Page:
Trout Unlimited – how-to-make fishing lures
Smithsonian Institute’s National Museum of the American Indian
Domingo Talldog Monroe – wampum jewelry
Joseph James – wampum jewelry
Nicole Frechette – nationally recognized country singer from Madison, CT
Southern Exposure – Native American clothing, jewelry and furnishings
Pete Onofrio – musician
Barbara Hanson – crafts and handmade notepapers
Nelson Garcia – Native American jewelry
Terri Delahanty – Native American crafts
Ken Schaller – Native American crafts and carvings
Beth Stewart-Kelly – Native American crafts
Jeff Kalin – primitive technologist
Keiko Moreino – cornhusk dolls
Jerry Padulz – cornhusk dolls
Steppenwolf – gourds
Jeanne Kent – gourds
Peggy LaConte – storyteller
Dale Carson – Native American multimedia crafts
Annmarie Dina – nature themed jewelry
Sonya Avant – Native American foods
Sherry Pocknett – Native American foods
Janis Us – Native American beadwork jewelry
Elaine Tucker – Native American beadwork jewelry
Operation Music Aid – providing musical instruments to wounded veterans
Homes for Our Troops – building adapted homes for severely injured veterans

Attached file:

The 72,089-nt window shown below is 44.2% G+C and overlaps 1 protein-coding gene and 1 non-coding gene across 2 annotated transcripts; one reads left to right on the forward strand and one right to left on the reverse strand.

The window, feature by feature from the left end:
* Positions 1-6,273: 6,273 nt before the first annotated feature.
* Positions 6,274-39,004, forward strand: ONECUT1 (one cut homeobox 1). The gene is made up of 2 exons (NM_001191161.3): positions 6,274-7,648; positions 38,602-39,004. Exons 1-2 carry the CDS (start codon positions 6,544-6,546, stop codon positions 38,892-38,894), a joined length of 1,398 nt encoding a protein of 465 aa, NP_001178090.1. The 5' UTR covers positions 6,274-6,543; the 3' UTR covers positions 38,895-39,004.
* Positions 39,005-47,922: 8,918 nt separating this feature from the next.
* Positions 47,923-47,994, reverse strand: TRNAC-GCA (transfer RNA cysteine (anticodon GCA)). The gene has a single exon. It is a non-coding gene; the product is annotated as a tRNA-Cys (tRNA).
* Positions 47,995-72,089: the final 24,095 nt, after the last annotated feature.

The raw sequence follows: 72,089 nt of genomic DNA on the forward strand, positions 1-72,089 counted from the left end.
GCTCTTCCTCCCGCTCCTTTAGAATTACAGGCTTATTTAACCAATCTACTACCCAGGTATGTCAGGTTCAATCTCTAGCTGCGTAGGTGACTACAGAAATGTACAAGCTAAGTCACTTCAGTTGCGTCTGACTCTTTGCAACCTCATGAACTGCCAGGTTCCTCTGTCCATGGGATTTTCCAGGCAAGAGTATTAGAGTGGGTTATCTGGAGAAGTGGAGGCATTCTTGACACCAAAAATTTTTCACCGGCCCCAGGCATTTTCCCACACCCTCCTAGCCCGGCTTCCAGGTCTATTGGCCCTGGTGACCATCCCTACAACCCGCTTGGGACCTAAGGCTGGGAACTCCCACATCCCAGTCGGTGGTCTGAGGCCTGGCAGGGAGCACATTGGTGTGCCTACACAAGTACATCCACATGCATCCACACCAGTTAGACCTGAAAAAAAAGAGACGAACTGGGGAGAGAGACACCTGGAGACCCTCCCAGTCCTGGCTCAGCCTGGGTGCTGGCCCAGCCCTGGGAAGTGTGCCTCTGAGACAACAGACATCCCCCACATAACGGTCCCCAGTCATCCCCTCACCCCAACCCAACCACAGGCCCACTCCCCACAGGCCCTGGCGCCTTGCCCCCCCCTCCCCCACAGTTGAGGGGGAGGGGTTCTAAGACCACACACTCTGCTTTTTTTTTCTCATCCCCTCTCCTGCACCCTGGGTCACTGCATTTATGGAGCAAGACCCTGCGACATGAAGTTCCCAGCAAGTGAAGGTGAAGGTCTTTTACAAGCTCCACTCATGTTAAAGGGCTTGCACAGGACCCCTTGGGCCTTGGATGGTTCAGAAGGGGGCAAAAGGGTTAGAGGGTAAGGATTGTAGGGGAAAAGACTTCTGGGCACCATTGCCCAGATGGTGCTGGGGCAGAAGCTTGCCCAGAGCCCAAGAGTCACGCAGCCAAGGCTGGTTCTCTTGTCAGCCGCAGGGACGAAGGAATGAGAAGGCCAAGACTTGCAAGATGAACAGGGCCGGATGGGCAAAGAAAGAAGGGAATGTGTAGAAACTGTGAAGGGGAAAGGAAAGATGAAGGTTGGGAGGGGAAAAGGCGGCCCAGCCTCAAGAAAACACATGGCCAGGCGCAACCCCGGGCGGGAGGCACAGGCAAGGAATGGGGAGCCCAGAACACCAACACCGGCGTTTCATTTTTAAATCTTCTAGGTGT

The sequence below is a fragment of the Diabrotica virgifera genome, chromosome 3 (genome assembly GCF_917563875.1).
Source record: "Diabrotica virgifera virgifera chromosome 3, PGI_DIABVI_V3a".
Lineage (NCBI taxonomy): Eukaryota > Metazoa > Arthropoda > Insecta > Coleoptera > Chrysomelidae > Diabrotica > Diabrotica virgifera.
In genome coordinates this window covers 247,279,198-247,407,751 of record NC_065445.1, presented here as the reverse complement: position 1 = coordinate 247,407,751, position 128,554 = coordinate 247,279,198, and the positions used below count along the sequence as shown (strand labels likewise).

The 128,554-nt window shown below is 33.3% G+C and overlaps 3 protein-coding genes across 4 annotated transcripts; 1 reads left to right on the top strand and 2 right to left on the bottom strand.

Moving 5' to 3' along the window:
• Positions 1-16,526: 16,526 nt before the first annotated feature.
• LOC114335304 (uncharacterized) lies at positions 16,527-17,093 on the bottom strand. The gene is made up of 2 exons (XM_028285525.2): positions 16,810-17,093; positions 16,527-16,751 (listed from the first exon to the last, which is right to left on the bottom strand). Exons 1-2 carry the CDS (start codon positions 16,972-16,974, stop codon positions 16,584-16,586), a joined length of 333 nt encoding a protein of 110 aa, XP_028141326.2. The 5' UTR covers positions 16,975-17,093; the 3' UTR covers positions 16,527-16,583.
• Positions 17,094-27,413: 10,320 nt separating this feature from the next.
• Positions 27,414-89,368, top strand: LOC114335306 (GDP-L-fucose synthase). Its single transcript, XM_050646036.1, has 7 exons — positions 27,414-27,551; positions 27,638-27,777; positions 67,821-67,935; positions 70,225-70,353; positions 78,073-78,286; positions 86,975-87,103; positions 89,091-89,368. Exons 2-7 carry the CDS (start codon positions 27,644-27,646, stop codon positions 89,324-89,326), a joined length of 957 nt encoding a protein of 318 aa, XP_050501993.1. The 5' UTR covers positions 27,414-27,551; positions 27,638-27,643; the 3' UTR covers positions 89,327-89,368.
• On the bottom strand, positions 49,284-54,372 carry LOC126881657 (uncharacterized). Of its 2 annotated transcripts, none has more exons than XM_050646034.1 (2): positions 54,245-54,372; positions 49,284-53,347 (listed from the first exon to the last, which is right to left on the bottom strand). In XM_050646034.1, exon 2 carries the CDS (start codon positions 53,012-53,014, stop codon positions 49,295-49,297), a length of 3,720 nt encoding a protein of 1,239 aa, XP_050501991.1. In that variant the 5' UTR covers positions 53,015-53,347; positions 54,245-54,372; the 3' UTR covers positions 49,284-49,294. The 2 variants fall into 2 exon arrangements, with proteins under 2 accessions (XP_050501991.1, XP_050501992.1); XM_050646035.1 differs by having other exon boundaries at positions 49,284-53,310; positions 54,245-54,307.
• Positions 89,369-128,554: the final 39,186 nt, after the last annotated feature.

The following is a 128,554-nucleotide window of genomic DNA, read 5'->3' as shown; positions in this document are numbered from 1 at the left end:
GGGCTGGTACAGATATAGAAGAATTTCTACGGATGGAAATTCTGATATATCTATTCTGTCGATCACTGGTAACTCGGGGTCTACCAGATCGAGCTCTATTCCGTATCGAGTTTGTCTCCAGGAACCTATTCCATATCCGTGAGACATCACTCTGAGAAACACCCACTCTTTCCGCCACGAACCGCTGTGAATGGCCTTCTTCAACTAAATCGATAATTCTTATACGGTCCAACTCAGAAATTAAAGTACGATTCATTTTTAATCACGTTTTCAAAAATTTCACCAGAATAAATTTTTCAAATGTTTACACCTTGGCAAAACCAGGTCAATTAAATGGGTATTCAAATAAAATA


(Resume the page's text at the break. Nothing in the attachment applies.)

Save the Sound/CT Fund for the Environment
Citizens for a Clean Hammonasset River
Habitat for Humanity
Institute for American Indian Studies
Mashantucket Pequot Museum & Research Center
Yale Peabody Museum
Connecticut State Museum of Natural History
Connecticut Science Center
Dinosaur State Park (Saturday only)
U.S. Coast Guard Auxiliary
Friends of Connecticut Archeology (FOSA)
Changing Winds – Native American advocacy
A Place Called Hope
A Call to Care/Team Uganda
Rotary Club – Amber Alert
High Hopes – therapeutic riding
Shoreline Greenway Trail
Menunketuck Audubon Society
J.D. Pony Express (Saturday only)
Chris Jennings – photographs
Eric Hummel – hot dogs
Daniel Hand High School
Friends of Hammonasset
The Hammonassett Festival is sponsored by Liberty Bank.
Marcia Simon, based in Westbrook, is a writer and principal of MSE, a public relations company specializing in healthcare, technology, eco-friendly and lifestyle clients. She can reach her at 860.399.0191, Marcia@mseusa.com or